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Sri Lanka’s central bank governor says IMF relief is not necessary


CNBC spoke with the governor of Sri Lanka’s central banks, who said that Sri Lanka doesn’t require an economic support from the International Monetary Fund.

Ajith Nivard said Monday on CNBC’s “SquawkBox Asia” that “we don’t need relief, if we can have an alternate strategy.”

He said that Sri Lanka can finance its debts, including international sovereign bonds, without causing pain to its creditors.

Recently, credit agencies warned Sri Lanka that it may require support in order to mitigate the effects of inflation and other foreign exchange headwinds. However Cabraal rejected this assessment.

He argued the government does not need to approach the IMF, especially if it is successful in finding government-to-government as well as central bank solutions in the short term. 

Cabraal explained, “And that we have a plan to transform it into something a lot better sustainable within the next one or two years.” 

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Credit downgrades

Inflationary pressures

Inflationary issues in Sri Lanka are causing concern to analysts. You can find it hereThe ability to get foreign currency could amplify what Hey said.

If a deal of $1.5bn is reached, we believe this will cause inflationary fears to continue. In addition, increased energy prices as well as the risk of additional administered adjustments in order to curb losses within the electricity sector continue to loom,” Citi analysts noted.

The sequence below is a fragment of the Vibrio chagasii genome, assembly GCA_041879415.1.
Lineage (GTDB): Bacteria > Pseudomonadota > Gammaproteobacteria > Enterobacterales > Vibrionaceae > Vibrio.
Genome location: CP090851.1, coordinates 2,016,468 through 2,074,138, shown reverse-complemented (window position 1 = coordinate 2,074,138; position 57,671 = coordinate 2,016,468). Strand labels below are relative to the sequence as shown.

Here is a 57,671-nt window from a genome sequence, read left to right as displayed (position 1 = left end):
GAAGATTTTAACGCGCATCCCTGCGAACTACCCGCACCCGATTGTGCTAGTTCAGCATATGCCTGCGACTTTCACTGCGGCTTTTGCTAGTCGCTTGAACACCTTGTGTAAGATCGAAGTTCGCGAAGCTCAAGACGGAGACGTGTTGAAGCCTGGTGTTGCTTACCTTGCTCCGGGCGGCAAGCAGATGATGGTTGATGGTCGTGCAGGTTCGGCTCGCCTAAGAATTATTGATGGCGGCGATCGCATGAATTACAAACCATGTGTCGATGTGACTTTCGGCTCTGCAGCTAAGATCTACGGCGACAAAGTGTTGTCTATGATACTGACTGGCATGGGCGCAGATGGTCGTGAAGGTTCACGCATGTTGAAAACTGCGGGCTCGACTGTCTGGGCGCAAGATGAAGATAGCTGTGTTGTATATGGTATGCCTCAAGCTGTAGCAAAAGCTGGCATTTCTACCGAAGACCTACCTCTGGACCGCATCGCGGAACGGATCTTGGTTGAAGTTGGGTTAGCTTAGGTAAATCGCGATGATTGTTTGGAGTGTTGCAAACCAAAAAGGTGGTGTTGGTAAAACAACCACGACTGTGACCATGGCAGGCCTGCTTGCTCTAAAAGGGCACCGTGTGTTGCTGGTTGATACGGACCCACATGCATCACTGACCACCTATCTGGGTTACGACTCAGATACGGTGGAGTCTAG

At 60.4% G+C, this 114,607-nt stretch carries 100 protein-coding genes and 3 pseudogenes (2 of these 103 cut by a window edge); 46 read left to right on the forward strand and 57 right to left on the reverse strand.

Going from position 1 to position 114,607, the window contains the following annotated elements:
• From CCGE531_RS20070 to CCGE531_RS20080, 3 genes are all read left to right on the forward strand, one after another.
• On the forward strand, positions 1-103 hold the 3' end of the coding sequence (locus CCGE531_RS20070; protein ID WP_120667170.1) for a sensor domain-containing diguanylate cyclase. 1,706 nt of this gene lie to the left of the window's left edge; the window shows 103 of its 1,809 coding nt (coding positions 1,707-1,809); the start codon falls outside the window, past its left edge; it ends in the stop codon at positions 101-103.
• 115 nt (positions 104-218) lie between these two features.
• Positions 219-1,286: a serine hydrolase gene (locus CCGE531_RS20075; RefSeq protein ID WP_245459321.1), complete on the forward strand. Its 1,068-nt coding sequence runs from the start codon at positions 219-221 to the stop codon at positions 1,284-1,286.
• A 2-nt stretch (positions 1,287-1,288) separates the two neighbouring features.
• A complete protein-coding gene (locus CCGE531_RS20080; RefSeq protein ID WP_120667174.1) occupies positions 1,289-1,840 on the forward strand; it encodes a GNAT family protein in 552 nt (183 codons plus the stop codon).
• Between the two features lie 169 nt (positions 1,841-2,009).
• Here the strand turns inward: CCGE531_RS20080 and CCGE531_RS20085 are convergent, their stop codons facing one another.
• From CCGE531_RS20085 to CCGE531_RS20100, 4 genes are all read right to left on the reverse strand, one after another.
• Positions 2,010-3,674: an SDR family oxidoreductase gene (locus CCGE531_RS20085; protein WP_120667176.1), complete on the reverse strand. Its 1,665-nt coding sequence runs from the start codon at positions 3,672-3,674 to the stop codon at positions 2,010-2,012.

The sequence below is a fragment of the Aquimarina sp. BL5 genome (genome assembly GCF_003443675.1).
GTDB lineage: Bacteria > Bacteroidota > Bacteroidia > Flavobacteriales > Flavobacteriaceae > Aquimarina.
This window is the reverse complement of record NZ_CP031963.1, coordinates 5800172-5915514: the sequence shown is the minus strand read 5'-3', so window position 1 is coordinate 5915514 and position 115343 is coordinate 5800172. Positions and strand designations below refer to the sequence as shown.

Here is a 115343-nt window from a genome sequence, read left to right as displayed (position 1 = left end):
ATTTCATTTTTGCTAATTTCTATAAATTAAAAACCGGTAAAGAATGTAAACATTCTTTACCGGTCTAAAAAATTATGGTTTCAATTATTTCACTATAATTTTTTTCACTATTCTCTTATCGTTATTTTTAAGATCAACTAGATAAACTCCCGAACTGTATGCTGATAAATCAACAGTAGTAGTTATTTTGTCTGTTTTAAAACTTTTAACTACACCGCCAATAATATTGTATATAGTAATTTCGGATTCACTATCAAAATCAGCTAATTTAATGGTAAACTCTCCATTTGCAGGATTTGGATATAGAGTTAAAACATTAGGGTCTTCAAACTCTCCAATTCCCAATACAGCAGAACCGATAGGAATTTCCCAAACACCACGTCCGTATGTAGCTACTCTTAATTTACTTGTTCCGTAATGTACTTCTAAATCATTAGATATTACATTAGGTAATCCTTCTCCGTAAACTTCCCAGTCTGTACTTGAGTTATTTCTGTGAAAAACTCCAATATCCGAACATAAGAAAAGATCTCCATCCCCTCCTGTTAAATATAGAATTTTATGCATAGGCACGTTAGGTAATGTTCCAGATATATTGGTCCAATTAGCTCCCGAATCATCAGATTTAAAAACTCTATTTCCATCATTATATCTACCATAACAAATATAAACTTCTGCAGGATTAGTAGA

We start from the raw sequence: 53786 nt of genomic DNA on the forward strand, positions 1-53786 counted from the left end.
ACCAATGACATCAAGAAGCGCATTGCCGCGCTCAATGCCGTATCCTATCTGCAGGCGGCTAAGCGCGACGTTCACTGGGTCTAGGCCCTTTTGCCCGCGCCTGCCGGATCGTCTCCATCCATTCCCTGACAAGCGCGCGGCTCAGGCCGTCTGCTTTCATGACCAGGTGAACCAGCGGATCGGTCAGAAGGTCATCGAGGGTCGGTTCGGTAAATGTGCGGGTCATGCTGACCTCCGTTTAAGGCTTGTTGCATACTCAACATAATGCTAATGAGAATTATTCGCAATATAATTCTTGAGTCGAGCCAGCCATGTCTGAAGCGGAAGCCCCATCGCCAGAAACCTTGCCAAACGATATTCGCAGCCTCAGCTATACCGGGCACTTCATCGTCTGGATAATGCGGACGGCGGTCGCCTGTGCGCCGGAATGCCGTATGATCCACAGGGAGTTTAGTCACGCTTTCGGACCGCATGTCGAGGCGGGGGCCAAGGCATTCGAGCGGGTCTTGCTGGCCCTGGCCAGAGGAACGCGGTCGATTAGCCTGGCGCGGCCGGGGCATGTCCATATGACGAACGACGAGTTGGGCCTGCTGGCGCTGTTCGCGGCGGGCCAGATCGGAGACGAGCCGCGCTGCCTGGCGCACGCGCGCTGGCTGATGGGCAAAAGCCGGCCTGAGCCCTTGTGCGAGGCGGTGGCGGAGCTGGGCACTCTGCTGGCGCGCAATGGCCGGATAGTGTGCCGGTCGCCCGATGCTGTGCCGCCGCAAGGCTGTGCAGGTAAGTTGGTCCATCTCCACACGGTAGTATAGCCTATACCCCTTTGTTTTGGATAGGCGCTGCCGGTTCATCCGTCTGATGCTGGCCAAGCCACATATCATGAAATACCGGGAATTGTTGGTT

Although the government will likely avoid IMF assistance at the moment, they said that “we believe there will continue to be high pressures going into the July bond maturity.”

According to the Reuters, Sri Lanka’s benchmark inflation rate increased to 14% from 11.1% in November. data published Friday.

According to the central bank, food inflation reached 21.5% in December. This was due to price increases for green chilies, vegetables and rice. In December, non-food inflation rose by 7.6%. The central bank blamed price increases at restaurants, hotels and for alcoholic drinks, such as tobacco.

Cabraal however, the governor of Sri Lanka’s central banks, dispelled concerns over shortages.

“We have no fuel shortage” It is not a lack of medicine. He said that $870 million of medicine was imported last year.

Sri Lanka is not short of any food, although only one or two have been mentioned. There are all foods available. Cabraal said that he doesn’t see any need to add anything. 

Mike Robinson
Mike covers the financial, utilities and biotechnology sectors for Street Register. He has been writing about investment and personal finance topics for almost 12 years. Mike has an MBA in Finance from Wake Forest University.